Sometimes my boys and I will listen to songs with a viewpoint I don’t agree with, as an exercise in learning why people think the way they do. For instance, we listened to Brad Paisley’s song “I Wish You’d Stay” while I explained how awful divorce is, and how glad I am that God’s plan is for lifelong marriage, how thankful I am for their mother, and so forth. And, when listening to Loretta Lynn’s “One’s on the Way,” I asked questions to help them think through why the singer might feel so exasperated, but also why children are a blessing from the Lord.

If done in the context of relationship, such conversations can give insight into my children may never otherwise see up close, lives that might seem alluring one day from the outside. I want to give them, in an age appropriate way, an inside view along with all the false promises and illusory hopes waiting out there.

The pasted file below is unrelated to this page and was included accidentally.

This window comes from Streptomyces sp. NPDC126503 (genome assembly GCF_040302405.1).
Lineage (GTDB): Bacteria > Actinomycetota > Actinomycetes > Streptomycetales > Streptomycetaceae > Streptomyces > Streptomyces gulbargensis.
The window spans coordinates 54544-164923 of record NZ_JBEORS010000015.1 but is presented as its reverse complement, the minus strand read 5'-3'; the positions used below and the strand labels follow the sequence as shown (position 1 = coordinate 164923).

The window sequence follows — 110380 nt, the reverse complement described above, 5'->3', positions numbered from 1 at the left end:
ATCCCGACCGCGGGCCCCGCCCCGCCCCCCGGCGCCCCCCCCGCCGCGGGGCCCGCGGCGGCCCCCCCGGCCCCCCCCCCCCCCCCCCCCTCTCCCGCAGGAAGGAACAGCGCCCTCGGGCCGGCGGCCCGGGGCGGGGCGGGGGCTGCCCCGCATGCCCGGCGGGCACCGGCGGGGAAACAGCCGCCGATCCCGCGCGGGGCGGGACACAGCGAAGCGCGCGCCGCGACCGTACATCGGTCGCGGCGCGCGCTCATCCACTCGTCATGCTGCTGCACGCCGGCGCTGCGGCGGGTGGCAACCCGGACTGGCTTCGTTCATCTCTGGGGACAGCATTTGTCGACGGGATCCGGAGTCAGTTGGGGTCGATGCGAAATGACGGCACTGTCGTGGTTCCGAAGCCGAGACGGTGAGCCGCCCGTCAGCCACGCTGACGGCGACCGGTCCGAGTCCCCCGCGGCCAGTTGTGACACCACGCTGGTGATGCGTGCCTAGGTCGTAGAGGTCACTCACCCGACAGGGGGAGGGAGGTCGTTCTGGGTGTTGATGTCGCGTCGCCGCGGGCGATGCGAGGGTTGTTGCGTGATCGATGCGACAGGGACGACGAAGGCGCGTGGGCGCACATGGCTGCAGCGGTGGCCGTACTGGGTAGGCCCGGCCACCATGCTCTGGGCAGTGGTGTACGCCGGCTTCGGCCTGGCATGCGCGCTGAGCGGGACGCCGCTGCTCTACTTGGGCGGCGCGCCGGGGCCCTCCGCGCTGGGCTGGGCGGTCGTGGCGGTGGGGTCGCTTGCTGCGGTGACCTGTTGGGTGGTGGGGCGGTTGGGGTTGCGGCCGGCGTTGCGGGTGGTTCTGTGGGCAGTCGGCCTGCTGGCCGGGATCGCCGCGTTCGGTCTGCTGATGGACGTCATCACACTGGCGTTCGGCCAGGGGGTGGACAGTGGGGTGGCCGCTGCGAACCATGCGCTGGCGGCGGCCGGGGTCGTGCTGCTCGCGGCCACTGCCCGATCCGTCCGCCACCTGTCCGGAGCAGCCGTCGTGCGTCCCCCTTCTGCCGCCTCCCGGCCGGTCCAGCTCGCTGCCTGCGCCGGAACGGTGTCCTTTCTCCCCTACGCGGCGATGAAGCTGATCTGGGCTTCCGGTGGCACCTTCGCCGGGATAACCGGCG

In some ways, then, the music my boys and I listen to becomes what country music often is, something of an Ecclesiastes set to music. Sex, drink, money, power; it’s all vanity in the end. But, like Ecclesiastes, I want to leave them with the word of exhortation at the end: “Remember your Creator in the days of your youth” (Eccl. 12:1).

And, as for Conway Twitty, my boys listen to “Louisiana Woman, Mississippi Man,” but that’s about it these days. Thanks Grandma.

What’s your ethical dilemma? Send me an email at [email protected]

Only when we see how lost we are, we can find our way again. Only when we bury what’s dead can we experience life again. Only when we lose our religion can we be amazed by grace again.


About Russell Moore

Russell Moore is Editor in Chief of Christianity Today and is the author of the forthcoming book Losing Our Religion: An Altar Call for Evangelical America (Penguin Random House).